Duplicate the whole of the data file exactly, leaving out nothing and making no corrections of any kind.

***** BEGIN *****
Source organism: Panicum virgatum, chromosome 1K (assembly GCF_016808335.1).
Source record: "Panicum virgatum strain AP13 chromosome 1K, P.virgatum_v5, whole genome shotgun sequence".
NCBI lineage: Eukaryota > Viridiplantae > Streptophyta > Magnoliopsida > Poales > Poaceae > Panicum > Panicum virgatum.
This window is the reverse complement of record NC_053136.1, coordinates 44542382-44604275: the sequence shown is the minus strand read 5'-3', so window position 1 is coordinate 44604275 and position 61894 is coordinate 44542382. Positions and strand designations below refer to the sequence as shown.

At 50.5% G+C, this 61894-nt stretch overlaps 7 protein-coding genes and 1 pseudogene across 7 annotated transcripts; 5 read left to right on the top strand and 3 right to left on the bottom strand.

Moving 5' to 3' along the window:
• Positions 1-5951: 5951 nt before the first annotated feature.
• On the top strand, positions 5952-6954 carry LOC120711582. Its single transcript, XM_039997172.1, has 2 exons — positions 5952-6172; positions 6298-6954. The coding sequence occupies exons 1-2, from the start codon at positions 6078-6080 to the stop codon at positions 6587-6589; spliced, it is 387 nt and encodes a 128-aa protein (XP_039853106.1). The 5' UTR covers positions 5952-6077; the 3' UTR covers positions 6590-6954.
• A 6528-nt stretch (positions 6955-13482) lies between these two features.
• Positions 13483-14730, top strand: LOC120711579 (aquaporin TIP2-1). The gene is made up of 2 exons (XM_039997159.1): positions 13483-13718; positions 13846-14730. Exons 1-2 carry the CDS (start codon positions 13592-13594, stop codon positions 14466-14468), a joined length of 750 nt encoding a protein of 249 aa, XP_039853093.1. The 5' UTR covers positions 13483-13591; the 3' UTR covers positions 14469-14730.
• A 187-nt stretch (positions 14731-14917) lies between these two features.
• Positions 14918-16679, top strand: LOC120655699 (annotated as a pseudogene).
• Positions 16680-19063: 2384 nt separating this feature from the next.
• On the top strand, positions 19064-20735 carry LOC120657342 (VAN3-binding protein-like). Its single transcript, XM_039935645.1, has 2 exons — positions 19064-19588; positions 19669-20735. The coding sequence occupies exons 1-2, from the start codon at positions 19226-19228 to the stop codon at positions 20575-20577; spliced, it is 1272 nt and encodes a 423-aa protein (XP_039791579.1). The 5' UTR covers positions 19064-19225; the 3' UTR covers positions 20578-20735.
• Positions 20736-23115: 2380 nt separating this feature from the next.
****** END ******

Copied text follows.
Source organism: Panicum virgatum, chromosome 1K (assembly GCF_016808335.1).
Source record: "Panicum virgatum strain AP13 chromosome 1K, P.virgatum_v5, whole genome shotgun sequence".
NCBI lineage: Eukaryota > Viridiplantae > Streptophyta > Magnoliopsida > Poales > Poaceae > Panicum > Panicum virgatum.
This window is the reverse complement of record NC_053136.1, coordinates 44542382-44604275: the sequence shown is the minus strand read 5'-3', so window position 1 is coordinate 44604275 and position 61894 is coordinate 44542382. Positions and strand designations below refer to the sequence as shown.

At 50.5% G+C, this 61894-nt stretch overlaps 7 protein-coding genes and 1 pseudogene across 7 annotated transcripts; 5 read left to right on the top strand and 3 right to left on the bottom strand.

Moving 5' to 3' along the window:
• Positions 1-5951: 5951 nt before the first annotated feature.
• On the top strand, positions 5952-6954 carry LOC120711582. Its single transcript, XM_039997172.1, has 2 exons — positions 5952-6172; positions 6298-6954. The coding sequence occupies exons 1-2, from the start codon at positions 6078-6080 to the stop codon at positions 6587-6589; spliced, it is 387 nt and encodes a 128-aa protein (XP_039853106.1). The 5' UTR covers positions 5952-6077; the 3' UTR covers positions 6590-6954.
• A 6528-nt stretch (positions 6955-13482) lies between these two features.
• Positions 13483-14730, top strand: LOC120711579 (aquaporin TIP2-1). The gene is made up of 2 exons (XM_039997159.1): positions 13483-13718; positions 13846-14730. Exons 1-2 carry the CDS (start codon positions 13592-13594, stop codon positions 14466-14468), a joined length of 750 nt encoding a protein of 249 aa, XP_039853093.1. The 5' UTR covers positions 13483-13591; the 3' UTR covers positions 14469-14730.
• A 187-nt stretch (positions 14731-14917) lies between these two features.
• Positions 14918-16679, top strand: LOC120655699 (annotated as a pseudogene).
• Positions 16680-19063: 2384 nt separating this feature from the next.
• On the top strand, positions 19064-20735 carry LOC120657342 (VAN3-binding protein-like). Its single transcript, XM_039935645.1, has 2 exons — positions 19064-19588; positions 19669-20735. The coding sequence occupies exons 1-2, from the start codon at positions 19226-19228 to the stop codon at positions 20575-20577; spliced, it is 1272 nt and encodes a 423-aa protein (XP_039791579.1). The 5' UTR covers positions 19064-19225; the 3' UTR covers positions 20578-20735.
• Positions 20736-23115: 2380 nt separating this feature from the next.